Dial-up service choices range from analog modems to high-speed dedicated leased lines.

You also can use a router with an analog telephone line. The only one we reviewed that supported dial-on-demand services over analog lines was the Digi Retoura, but there are others. This means you can use your existing phone line, but be prepared to deal with slower speed and setup time.

For extremely fast performance, get a leased line. While they traditionally have been more expensive, they now rival ISDN's rates in many communities, costing less than $100 per month, regardless of how much data you send.

The best bet for most of us is a BRI ISDN circuit. BRI lines have two 64-Kbps channels which can be combined to provide 128 Kbps of network throughput at reasonable rates.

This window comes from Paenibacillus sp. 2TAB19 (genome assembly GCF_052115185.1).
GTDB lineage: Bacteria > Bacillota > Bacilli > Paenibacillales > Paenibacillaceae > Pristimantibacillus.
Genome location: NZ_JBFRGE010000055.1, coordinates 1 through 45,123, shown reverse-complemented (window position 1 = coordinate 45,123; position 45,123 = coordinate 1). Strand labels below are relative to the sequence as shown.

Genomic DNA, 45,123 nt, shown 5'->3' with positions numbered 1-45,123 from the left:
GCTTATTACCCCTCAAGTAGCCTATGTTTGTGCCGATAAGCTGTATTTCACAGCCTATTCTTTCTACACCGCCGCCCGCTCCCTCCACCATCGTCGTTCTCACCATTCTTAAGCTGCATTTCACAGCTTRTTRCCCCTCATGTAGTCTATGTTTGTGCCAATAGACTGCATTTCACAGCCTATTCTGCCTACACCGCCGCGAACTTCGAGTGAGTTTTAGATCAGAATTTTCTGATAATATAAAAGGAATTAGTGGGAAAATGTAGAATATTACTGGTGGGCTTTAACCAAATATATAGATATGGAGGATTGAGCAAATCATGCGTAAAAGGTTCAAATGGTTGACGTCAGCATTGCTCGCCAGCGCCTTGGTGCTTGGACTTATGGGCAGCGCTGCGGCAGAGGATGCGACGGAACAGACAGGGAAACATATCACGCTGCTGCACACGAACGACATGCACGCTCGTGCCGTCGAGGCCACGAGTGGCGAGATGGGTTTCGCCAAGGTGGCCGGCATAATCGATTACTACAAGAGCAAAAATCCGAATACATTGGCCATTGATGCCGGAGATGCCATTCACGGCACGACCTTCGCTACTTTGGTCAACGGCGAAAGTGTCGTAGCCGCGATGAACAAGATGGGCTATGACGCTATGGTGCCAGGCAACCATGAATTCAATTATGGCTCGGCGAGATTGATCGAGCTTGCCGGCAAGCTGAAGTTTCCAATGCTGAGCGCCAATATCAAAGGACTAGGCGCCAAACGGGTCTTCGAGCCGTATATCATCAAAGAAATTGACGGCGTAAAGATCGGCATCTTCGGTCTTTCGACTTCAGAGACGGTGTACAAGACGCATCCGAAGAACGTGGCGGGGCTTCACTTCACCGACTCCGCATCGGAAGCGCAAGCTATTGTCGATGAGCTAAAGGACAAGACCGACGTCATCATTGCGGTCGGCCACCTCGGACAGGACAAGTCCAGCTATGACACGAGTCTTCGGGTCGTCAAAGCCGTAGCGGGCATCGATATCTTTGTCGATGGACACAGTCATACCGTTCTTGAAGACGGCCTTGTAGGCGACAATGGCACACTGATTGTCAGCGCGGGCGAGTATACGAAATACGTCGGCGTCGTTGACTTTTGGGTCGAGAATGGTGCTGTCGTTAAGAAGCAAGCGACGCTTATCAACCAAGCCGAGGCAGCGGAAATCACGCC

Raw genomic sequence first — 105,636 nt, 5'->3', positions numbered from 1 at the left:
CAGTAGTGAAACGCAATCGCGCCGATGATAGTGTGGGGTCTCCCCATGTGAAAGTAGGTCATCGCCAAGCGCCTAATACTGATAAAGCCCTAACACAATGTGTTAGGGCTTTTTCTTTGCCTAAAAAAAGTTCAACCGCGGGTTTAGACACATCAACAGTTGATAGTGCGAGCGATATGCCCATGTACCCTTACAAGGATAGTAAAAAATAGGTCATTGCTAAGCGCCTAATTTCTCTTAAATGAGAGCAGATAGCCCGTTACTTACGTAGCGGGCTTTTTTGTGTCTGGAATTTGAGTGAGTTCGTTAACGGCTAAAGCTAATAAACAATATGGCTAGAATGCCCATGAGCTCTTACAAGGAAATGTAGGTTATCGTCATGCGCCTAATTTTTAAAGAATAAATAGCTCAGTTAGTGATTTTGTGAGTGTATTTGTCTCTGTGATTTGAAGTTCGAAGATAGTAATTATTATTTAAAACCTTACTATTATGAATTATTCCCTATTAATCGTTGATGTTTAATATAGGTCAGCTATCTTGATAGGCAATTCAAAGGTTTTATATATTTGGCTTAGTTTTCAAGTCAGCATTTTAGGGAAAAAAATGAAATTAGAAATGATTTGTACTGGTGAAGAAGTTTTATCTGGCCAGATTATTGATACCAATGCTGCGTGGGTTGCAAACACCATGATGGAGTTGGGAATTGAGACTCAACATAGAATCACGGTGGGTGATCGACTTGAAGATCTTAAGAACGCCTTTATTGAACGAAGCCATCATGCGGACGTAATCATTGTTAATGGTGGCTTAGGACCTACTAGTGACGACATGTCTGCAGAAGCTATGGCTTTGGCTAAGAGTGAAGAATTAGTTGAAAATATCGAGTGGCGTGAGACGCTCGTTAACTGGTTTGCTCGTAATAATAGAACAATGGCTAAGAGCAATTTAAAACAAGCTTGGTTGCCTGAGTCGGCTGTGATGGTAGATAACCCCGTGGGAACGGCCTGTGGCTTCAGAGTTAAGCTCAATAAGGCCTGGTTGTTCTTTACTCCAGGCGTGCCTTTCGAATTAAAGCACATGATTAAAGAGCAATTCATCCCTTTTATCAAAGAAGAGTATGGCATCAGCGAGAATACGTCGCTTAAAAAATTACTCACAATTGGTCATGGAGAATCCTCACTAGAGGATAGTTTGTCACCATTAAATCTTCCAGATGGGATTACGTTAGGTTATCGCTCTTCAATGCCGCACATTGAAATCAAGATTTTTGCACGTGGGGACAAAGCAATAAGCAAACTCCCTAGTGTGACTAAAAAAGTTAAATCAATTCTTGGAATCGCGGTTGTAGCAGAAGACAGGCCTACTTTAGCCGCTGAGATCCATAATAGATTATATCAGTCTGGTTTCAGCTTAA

You can configure a router to keep an ISDN circuit up at all times, or configure it to open each channel as needed. ISDN also can be used for regular voice services with the appropriate telephone, so you can eliminate your other phone line.

Each system supported regular PPP over ISDN and multi-link PPP, which permits the use of both ISDN channels simultaneously. All allowed us to use the channels as additional bandwidth was needed. Only the Pacesetter supported the Bandwidth Allocation Control Protocol, a draft specification that allows systems to negotiate additional circuits when needed. Each system also allowed us to "nail" the connections up full-time. The Digi Retoura even supported scheduled connectivity, which permitted us to nail both channels up during office hours and down during the evening.